Hi Nas, Hi Matt,

The idea (or hack..) behind the distance correction is the following: instead of calculating the probability p(A->B) which decreases when the distance from A to B increases, we multiply this probability by the expected length of the A->B connection E(length(A->B)).

This expected length can be directly calculated from the samples within the probtrackx code: The product **p(A->B)*E(length(A->B))** is simply the sum of the lengths (at B) of all sample tracts that depart from A and reach B (devided by the total number of samples). So in practice, all we need to do in the code is, instead of storing the number of samples reaching a voxel, we store the length that a sample has accumulated so far (added to the same quantity from previous samples).

[to be more precise, here p(A->B) is in fact #{samples}*p(A->B) which allows us to store counts (integers) rather than probabilities (floating points)]. So the result of the product above is also scaled by the total number of samples, which defaults to 5000].

Unfortunately, we do not store p(A->B) when the --pd option is on, so you will need to run probtrackx twice if you want both p(A->B) and E(length(A->B)).

Finally, I agree that the expected tract length is dependent on the size of the head, but so is p(A->B) [probabilities will decrease with distance]. The correction being applied within subject, it might be beneficial to use the --pd option for each individual. However, you need to keep in mind that it is just a hack with no particular theoretical foundation...

Cheers,

Saad.

On 3 Aug 2009, at 21:07, Nasim wrote:

Hello Matt, I would like to ask 3 follow up questions on my previous question please:1- How is 'the average distance to the target' calculated for each voxel?2- Could I get the '#samples' and 'the average distance to the target values' separately rather than their product?3- If I want to do some sort of group averaging of my results wouldn't it make more sense if I don't use --pd option for each individual object. My sense is that the average distance to the target scales with the head size and maybe combining measures of the number of samples would make more sense. What would you recommend?Sincerely,Nas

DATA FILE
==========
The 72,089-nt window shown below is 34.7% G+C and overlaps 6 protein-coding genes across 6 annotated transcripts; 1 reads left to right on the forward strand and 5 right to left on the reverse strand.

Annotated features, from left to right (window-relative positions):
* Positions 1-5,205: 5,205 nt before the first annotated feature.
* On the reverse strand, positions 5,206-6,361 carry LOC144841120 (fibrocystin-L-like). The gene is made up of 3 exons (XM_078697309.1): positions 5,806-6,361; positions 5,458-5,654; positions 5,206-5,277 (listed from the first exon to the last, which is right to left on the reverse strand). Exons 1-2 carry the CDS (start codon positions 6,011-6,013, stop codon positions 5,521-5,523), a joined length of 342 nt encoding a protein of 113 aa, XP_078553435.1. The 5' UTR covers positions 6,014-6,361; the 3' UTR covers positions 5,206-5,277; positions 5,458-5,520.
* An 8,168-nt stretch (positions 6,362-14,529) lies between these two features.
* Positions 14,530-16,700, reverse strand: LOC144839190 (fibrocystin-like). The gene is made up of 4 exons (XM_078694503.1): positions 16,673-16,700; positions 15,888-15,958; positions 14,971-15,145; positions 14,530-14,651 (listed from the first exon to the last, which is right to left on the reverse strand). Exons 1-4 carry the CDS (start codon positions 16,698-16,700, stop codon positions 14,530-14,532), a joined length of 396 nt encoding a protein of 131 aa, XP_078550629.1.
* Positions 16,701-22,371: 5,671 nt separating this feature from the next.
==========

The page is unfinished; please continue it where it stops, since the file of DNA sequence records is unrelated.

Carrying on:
--- OnThu, 7/30/09, Matt Glasserwrote:<[log in to unmask]>

From: Matt Glasser <[log in to unmask]>

Subject: Re: [FSL] Connectivity-Based Seed Classification: >5000 results?

To: [log in to unmask]

Date: Thursday, July 30, 2009, 5:33 PMWell, then the numbers in any voxel are #samples that reached the target X average distance to the target, which is why they are bigger than 5000.

Peace,

Matt.

From:FSL - FMRIB's Software Library [mailto:[log in to unmask]]On Behalf OfNasim

Sent:Thursday, July 30, 2009 4:03 PM

To:[log in to unmask]

Subject:Re: [FSL] Connectivity-Based Seed Classification: >5000 results?

Hi Matt,

Thanks for your note. Yes, I did use the --pd option.

Thanks again,

Nas

--- OnThu, 7/30/09, Matt Glasserwrote:<[log in to unmask]>

From: Matt Glasser <[log in to unmask]>

Subject: Re: [FSL] Connectivity-Based Seed Classification: >5000 results?

To: [log in to unmask]

Date: Thursday, July 30, 2009, 1:44 PMDid you use distance correction (the --pd option)?

Peace,

Matt.

From:FSL - FMRIB's Software Library [mailto:[log in to unmask]]On Behalf OfNasim

Sent:Thursday, July 30, 2009 12:35 PM

To:[log in to unmask]

Subject:[FSL] Connectivity-Based Seed Classification: >5000 results?

Hi all,

I'm output f my connectivity-based seed classification results, there are voxels for which I have values above 5000 (Number of Samples in PROBTRCKX). How does this happen and what does it mean?

Thanks for your help,

Nas

--

Saad Jbabdi

University of Oxford, FMRIB Centre

JR Hospital, Headington, OX3 9DU, UK

+44 (0) 1865 222523 (fax 717)